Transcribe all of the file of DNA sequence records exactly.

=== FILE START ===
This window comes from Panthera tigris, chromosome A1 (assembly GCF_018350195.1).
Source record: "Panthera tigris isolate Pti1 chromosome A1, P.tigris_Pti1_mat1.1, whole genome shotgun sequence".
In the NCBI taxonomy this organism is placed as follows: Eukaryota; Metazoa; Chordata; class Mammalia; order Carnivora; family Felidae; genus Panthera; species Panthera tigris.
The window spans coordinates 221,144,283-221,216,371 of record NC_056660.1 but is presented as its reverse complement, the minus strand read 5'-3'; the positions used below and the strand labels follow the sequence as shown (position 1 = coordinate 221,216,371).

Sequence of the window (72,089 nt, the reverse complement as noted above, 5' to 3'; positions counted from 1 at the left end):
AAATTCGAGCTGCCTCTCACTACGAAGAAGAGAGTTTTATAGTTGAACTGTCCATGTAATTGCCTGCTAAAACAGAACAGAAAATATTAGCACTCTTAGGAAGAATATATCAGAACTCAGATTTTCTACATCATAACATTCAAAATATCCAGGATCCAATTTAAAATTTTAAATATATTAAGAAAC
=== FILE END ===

This window comes from Panthera tigris, chromosome A1 (assembly GCF_018350195.1).
Source record: "Panthera tigris isolate Pti1 chromosome A1, P.tigris_Pti1_mat1.1, whole genome shotgun sequence".
In the NCBI taxonomy this organism is placed as follows: Eukaryota; Metazoa; Chordata; class Mammalia; order Carnivora; family Felidae; genus Panthera; species Panthera tigris.
The window spans coordinates 221,144,283-221,216,371 of record NC_056660.1 but is presented as its reverse complement, the minus strand read 5'-3'; the positions used below and the strand labels follow the sequence as shown (position 1 = coordinate 221,216,371).

Sequence of the window (72,089 nt, the reverse complement as noted above, 5' to 3'; positions counted from 1 at the left end):
AAATTCGAGCTGCCTCTCACTACGAAGAAGAGAGTTTTATAGTTGAACTGTCCATGTAATTGCCTGCTAAAACAGAACAGAAAATATTAGCACTCTTAGGAAGAATATATCAGAACTCAGATTTTCTACATCATAACATTCAAAATATCCAGGATCCAATTTAAAATTTTAAATATATTAAGAAAC